• Spring offers a much-needed sense of hope and normality in otherwise unprecedented times

  • Jackee Holder reflects on life before and after the coronavirus lockdown and on what nature can teach us at this time

  • Our therapists have switched to working online – if you are struggling to cope with covid-19's restrictions, find your therapist here

Before the arrival of Covid-19 I was someone who made time to be in nature whenever I could. However since the start of 2020, life before COVID 19 was full to capacity and work filled my hours and days, taking me away from my love of walking the city streets and its green pastures in the early mornings. 

Almost as if a tester on the morning after the recent arrival of storm Dennis to the UK whilst sitting at my dining room table I reflected on how all through the night, the wind howled and the rain pelted down like jumping jacks on the pavement. I wanted to go out for an early morning walk but knew that within ten minutes I would be drenched right through so I stayed put. A couple of times I peeked out the kitchen window to see whether the bare apple tree in my front garden was still standing up to the might of storm Dennis. I am pleased to say that the apple tree may have bent and ducked all through the night but she held her ground.  

I find myself on so many levels throughout the day reflecting back on life before Covid-19. Looking back in my journal entries I wrote the following the morning after storm Dennis, “Now as I sit here writing, the scene outside my kitchen window is a far cry from the one that greeted me in the early hours of the morning. The rain has stopped and the ground that was saturated with rainwater is almost dry. Our road, which normally has lots of through traffic, is remarkably still. The storm seems to have charged up the atmosphere and now I am savouring the quiet that has descended upon the area bringing a calm overtone. Nature, as Tina Welling describes is, " ... our first mother and our first love, our first teacher in the lessons of life and the lessons of death." Reading this passage back to myself I see so many parallels with where we are right right now with Covid-19 one could be forgiven that thinking storm Dennis may have have been the countdown of things to come.

Now, as I sit in the middle of a global pandemic and lockdown I am finding so many lessons rooted in mother nature. Change is inevitable in both our internal and external worlds. Right now my personal life in the face of the pandemic in many ways resembles so much that is the architecture of the apple trees rhythm of life. Bare in places that are vulnerable and exposed. A personal drama now playing out in the background of my life, is stressful and draining. But at the same time the hope creeps in. My life and work when I examine it with an appreciative eye is abundant with potential, possibility and the glories of promise. Even with the arrival of Covid-19 which is claiming thousands of lives we must hold onto the hope.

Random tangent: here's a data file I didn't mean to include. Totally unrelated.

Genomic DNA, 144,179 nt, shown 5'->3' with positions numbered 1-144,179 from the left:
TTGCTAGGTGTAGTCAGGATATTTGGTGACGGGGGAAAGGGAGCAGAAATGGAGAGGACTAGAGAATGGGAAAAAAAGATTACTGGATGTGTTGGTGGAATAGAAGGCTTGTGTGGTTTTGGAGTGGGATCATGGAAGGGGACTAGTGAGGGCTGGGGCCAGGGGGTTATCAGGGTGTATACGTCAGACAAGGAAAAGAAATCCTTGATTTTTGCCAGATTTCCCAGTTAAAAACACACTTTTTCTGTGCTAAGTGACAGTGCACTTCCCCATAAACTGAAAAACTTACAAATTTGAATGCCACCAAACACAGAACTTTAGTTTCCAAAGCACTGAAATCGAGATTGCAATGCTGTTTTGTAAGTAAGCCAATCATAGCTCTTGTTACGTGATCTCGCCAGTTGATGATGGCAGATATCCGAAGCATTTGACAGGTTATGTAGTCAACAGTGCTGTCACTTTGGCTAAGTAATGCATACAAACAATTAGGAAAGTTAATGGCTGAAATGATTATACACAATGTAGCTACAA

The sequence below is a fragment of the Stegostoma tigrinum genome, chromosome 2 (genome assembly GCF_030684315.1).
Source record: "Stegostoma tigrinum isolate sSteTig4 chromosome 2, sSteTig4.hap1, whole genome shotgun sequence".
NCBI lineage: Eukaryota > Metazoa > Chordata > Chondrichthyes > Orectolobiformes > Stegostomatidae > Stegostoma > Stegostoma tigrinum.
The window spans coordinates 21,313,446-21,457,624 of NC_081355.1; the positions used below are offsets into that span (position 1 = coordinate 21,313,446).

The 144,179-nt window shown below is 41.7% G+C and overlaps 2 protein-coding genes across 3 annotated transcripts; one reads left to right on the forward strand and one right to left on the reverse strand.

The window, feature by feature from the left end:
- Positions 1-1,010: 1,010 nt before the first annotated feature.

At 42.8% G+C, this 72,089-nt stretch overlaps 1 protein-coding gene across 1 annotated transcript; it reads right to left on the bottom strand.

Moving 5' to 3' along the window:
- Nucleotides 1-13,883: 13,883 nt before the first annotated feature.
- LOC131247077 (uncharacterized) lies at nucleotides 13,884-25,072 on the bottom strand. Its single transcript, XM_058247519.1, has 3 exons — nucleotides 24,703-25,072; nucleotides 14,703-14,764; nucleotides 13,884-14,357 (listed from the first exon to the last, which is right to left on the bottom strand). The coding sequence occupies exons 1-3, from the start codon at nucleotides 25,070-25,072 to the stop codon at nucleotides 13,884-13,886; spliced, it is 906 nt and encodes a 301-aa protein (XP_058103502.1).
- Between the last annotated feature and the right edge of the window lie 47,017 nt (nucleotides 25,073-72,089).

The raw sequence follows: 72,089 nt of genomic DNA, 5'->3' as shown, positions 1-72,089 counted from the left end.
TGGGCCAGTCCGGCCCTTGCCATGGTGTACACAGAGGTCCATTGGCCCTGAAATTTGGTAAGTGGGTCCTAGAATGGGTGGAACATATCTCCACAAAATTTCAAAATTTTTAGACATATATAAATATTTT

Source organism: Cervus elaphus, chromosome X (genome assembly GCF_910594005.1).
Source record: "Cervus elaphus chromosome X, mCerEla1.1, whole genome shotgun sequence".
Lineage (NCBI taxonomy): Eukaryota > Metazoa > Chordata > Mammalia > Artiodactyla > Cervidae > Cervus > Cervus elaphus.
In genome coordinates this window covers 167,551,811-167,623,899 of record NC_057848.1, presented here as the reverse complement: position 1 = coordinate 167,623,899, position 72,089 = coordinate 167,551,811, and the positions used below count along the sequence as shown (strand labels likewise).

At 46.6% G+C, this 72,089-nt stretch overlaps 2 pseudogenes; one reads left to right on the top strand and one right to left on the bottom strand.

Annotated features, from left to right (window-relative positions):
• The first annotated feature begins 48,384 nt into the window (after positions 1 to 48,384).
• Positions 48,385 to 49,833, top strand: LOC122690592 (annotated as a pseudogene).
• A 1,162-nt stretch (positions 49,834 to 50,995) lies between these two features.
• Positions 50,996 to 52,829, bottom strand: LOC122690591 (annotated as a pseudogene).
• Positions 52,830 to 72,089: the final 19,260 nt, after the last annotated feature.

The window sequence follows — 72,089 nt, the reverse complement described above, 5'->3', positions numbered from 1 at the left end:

And as we cope with the beginnings of what the pandemic is all about I am left with no choice but to continue to observe how the apple tree moves through the seasons and to learn to apply what I see to the life in front of me. I notice how the apple tree navigates its way through the winter, butt naked, holding true to its presence and nakedness with a regal resilience and inner knowing. I realise that I have inherited a few of the apple tree's qualities into my own becoming.

In the height of spring from my kitchen window I look out toward the apple tree in my front garden and find myself filled hope. Why I hear you ask? Hopefulness generated from watching the naked branches all through the winter whose buds will now soon open. Hopeful that surely the leaves will unfurl much like the tiny fingers coiled in the fist of a new born baby. Hopeful that one day soon I will walk in the gate and be filled with surprise at the flowers that appeared suddenly on the flowering apple tree. Hopeful that this year the tree will bear the apples that did not arrive last year. 

When all is said and done I recognise that the apple tree will go on being an apple tree whether it bears the apples or not this year. I am learning how true this is for me too as we gather up all of our faith and strength to face the pandemic and the way it has turned our personal and working lives upside down. Whatever is stripped away from us, from our lives or from our very being this new place will yield something else and to be fair that may still be very much an unknown. But rest assured that like nature world events like this have the power to bring about transformation and shift the cultural narratives that are no longer serving us. 

And so three weeks in here in the UK and life seems to scripting it’s own chapters. Life before Covid-19 and life after. I think of the apple tree and what it makes of this time. How it marvels at how the scurrying Jackee hurling herself through the front door each morning trying to catch the bus a minute before it hits the bus stop at the top of the street has slowed right down. I wonder now what she makes of the daily lingering at the kitchen window as I mark time by a slow making of breakfast, lunch and dinner. Perhaps she will want to let me know that nature has always been an observer, an external witness and that nature has always been our friend. Nature knows that this too will pass. 

Further reading

Why we shouldn't take trees for granted

Practical tips to manage coronavirus anxiety

Therapeutic landscapes: how nature boosts wellbeing

The benefits of being inside: my experience of quarantine

Grounding exercise to regulate anxiety during the coronavirus pandemic